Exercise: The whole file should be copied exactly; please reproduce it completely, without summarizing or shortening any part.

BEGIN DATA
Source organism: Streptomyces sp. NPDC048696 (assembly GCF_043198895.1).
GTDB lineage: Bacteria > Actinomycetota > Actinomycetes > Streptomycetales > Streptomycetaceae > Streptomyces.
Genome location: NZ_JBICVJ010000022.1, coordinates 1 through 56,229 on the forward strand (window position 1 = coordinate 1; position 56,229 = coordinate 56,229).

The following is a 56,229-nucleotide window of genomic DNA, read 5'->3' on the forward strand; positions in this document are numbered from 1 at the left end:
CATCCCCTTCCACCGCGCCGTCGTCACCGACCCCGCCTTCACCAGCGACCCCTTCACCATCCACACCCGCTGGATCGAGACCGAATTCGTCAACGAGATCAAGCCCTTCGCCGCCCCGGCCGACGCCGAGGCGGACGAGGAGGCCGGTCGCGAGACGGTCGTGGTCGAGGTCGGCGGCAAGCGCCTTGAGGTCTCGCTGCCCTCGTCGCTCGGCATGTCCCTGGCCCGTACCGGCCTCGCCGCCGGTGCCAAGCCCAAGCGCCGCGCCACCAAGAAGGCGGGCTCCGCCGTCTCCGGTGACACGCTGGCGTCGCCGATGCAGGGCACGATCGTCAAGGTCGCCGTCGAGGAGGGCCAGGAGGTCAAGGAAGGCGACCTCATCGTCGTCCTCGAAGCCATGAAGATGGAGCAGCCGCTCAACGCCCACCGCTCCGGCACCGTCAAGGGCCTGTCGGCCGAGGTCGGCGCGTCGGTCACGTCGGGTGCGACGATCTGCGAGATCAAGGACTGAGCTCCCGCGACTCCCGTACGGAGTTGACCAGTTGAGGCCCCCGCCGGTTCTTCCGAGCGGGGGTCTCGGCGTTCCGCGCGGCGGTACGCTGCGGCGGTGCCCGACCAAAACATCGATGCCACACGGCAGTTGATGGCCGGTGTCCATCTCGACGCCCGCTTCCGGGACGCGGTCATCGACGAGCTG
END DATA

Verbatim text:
Source organism: Streptomyces sp. NPDC048696 (assembly GCF_043198895.1).
GTDB lineage: Bacteria > Actinomycetota > Actinomycetes > Streptomycetales > Streptomycetaceae > Streptomyces.
Genome location: NZ_JBICVJ010000022.1, coordinates 1 through 56,229 on the forward strand (window position 1 = coordinate 1; position 56,229 = coordinate 56,229).

The following is a 56,229-nucleotide window of genomic DNA, read 5'->3' on the forward strand; positions in this document are numbered from 1 at the left end:
CATCCCCTTCCACCGCGCCGTCGTCACCGACCCCGCCTTCACCAGCGACCCCTTCACCATCCACACCCGCTGGATCGAGACCGAATTCGTCAACGAGATCAAGCCCTTCGCCGCCCCGGCCGACGCCGAGGCGGACGAGGAGGCCGGTCGCGAGACGGTCGTGGTCGAGGTCGGCGGCAAGCGCCTTGAGGTCTCGCTGCCCTCGTCGCTCGGCATGTCCCTGGCCCGTACCGGCCTCGCCGCCGGTGCCAAGCCCAAGCGCCGCGCCACCAAGAAGGCGGGCTCCGCCGTCTCCGGTGACACGCTGGCGTCGCCGATGCAGGGCACGATCGTCAAGGTCGCCGTCGAGGAGGGCCAGGAGGTCAAGGAAGGCGACCTCATCGTCGTCCTCGAAGCCATGAAGATGGAGCAGCCGCTCAACGCCCACCGCTCCGGCACCGTCAAGGGCCTGTCGGCCGAGGTCGGCGCGTCGGTCACGTCGGGTGCGACGATCTGCGAGATCAAGGACTGAGCTCCCGCGACTCCCGTACGGAGTTGACCAGTTGAGGCCCCCGCCGGTTCTTCCGAGCGGGGGTCTCGGCGTTCCGCGCGGCGGTACGCTGCGGCGGTGCCCGACCAAAACATCGATGCCACACGGCAGTTGATGGCCGGTGTCCATCTCGACGCCCGCTTCCGGGACGCGGTCATCGACGAGCTG